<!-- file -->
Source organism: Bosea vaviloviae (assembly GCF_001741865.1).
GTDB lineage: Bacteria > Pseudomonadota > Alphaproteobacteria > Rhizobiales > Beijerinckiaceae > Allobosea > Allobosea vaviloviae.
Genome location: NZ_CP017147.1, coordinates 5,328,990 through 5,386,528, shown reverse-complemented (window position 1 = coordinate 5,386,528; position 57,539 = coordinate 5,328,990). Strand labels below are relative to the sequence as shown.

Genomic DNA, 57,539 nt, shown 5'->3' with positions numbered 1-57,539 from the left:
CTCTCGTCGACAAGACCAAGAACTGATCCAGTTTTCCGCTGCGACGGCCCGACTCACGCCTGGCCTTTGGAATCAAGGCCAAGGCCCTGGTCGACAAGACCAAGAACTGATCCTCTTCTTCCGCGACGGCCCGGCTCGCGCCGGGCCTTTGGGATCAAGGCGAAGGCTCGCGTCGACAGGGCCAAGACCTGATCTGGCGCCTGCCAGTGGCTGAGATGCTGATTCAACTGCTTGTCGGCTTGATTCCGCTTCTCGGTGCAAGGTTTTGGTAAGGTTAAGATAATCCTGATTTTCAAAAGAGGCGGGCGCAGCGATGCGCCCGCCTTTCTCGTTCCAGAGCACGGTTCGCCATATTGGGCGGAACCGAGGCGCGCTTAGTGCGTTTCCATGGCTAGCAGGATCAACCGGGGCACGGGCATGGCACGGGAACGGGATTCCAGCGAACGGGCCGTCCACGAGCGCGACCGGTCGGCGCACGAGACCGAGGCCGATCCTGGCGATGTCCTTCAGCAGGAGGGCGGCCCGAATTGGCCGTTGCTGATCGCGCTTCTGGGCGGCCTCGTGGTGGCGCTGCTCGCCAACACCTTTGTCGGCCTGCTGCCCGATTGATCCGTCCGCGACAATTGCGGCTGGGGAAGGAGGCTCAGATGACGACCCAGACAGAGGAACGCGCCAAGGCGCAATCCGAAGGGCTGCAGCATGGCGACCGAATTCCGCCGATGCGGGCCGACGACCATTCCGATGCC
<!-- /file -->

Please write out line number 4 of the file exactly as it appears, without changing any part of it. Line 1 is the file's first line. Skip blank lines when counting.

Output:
Genomic DNA, 57,539 nt, shown 5'->3' with positions numbered 1-57,539 from the left: